Dr. MaryLou Polek, vice president of California’s Citrus Research Board, urges continuing partnerships to combat huanglongbing.
Photo by Bob Ferguson.
According to University of Florida (UF) researchers, the disease has cost the state more than $4.5 billion in lost citrus production. Many speculate that unless it’s controlled, HLB will wipe out Florida’s citrus industry in a decade. Although not yet creating the devastating effects seen in Florida, the Asian citrus psyllid has been found in other citrus-producing states.
So far, the pest has been controlled in Arizona. California and Louisiana have the psyllid, but to date only one HLB-positive tree in California has been diagnosed, and it was destroyed. Texas has widespread psyllids, and a small number of groves have reported HLB. Hebbar charted the CHRP’s active quarantine program in place for these and neighboring states for both the Asian citrus psyllid and the citrus groves. Restrictions involve prohibition of transporting citrus plants into or out of the quarantined areas and other strict requirements.
“Citrus greening is a seriously big problem,” Stover emphasized.
Growers cope with aggressively applied pest controls, insecticide soil drenches and foliar nutrient enhancement programs. ARS researchers, led by pathologist Dr. Yongping Duan and working with the Florida Department of Agriculture, have been able to curb HLB by heating potted citrus seedlings in greenhouses. This thermal treatment has rid the seedlings of citrus greening symptoms for at least two years.
In field trials, encasing HLB-infected trees in plastic tents for two days in the sun has prolonged productivity. Duan reported, “We can’t guarantee 100 percent elimination, but it can keep production up for longer periods.” The University of California, Riverside, has mass-reared and released the parasitic wasp Tamarixia radiata. Polek reported that it demonstrated good evidence of parasitism in Southern California.
Stover has pointed to considerable resistance in the citrus gene pool. He reported that the close relative Poncirus tastes terrible, but is one of the most resistant to HLB and the psyllid. Some citrus varieties – many tangerines, for instance – show fewer HLB symptoms than sweet orange. Also, some rootstocks may deliver scion tolerance. UF’s Institute of Food and Agricultural Sciences just approved the release of UFR-17 rootstock. It has conferred both reduced frequency of scion infection and reduced greening symptoms once infected.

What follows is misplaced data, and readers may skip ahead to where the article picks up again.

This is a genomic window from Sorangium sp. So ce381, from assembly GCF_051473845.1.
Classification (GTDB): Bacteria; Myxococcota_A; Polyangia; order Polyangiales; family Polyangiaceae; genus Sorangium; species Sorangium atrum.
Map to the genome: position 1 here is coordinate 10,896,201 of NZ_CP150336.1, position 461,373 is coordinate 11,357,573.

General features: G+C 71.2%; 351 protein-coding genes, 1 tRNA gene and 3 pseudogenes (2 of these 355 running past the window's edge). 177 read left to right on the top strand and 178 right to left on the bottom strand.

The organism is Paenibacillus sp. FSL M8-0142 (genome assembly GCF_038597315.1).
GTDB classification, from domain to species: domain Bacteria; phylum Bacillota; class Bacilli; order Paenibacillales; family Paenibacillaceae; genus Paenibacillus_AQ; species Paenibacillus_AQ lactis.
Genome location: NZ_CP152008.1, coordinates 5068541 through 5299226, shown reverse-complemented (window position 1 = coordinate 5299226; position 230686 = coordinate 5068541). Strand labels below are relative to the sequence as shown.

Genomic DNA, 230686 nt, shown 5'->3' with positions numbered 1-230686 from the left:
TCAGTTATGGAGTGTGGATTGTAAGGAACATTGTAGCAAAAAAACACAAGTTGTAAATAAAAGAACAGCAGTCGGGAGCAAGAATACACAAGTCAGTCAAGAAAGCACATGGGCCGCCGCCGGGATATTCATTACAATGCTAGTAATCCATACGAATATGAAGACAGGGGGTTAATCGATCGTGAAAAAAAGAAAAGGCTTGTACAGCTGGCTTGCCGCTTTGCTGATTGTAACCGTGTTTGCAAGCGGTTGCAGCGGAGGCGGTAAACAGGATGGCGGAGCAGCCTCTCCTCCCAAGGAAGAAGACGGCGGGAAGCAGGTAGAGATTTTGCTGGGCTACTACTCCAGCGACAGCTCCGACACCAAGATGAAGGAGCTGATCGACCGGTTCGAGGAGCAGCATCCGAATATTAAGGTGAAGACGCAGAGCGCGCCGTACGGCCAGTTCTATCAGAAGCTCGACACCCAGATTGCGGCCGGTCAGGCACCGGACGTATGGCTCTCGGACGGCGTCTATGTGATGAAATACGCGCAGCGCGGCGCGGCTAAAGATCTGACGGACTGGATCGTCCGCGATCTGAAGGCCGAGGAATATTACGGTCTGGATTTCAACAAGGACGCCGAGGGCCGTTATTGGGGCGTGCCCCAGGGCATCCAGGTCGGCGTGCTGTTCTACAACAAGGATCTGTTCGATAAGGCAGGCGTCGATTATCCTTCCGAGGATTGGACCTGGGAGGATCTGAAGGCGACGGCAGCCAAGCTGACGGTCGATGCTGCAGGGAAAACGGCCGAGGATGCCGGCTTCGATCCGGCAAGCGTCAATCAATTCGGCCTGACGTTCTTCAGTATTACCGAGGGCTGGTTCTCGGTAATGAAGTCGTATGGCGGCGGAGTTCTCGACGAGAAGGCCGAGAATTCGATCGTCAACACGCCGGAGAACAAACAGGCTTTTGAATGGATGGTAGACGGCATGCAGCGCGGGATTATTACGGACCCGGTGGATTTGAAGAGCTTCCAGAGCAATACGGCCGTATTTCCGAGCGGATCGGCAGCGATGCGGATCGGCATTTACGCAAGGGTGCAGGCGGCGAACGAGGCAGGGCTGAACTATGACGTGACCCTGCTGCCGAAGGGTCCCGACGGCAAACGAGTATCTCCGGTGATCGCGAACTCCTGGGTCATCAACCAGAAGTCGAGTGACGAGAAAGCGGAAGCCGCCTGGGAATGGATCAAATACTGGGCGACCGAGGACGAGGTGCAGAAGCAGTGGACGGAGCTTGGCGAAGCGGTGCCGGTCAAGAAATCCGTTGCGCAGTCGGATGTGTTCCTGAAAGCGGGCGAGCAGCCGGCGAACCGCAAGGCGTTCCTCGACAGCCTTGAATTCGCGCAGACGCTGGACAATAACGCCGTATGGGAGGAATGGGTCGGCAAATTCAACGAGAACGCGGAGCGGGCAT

Dr. Prakash Hebbar coordinates the USDA’s Citrus Health Response Program.
Photo by Bob Ferguson.
In addition, C4-16-12, a sweet orange-like hybrid for juicing, is potentially tolerant to greening, according to Dr. Jude Grosser, UF professor of plant cell genetics. Dr. Erik Mirkov, professor of plant virology at Texas A&M’s AgriLife Research and Extension Center, has transferred two genes from spinach into citrus trees. The genes provided HLB resistance in greenhouse trials. The transgenic trees, presently undergoing field trials, are reportedly showing promise in resisting the disease.
“Transgenics are likely the best chance for true immunity to huanglongbing,” Stover said. He notes that genetic engineering also permits improvements in established types.
Dr. Chavonda Jacobs-Young, ARS administrator, moderated the forum’s citrus greening panel. She reported that the 2014 farm bill, signed by President Barack Obama on February 7, authorizes $25 million per year over the next five years for citrus health research.
USDA programs under way include the HLB Multi-Agency Coordination Group, which helps coordinate research and provides tools for citrus growers. Updates and other information can be accessed at http://www.usda.gov/citrus. Save Our Citrus (http://www.saveourcitrus.org) is the APHIS program designed to convey the seriousness of citrus greening to consumers.
The author is a writer and researcher specializing in agriculture.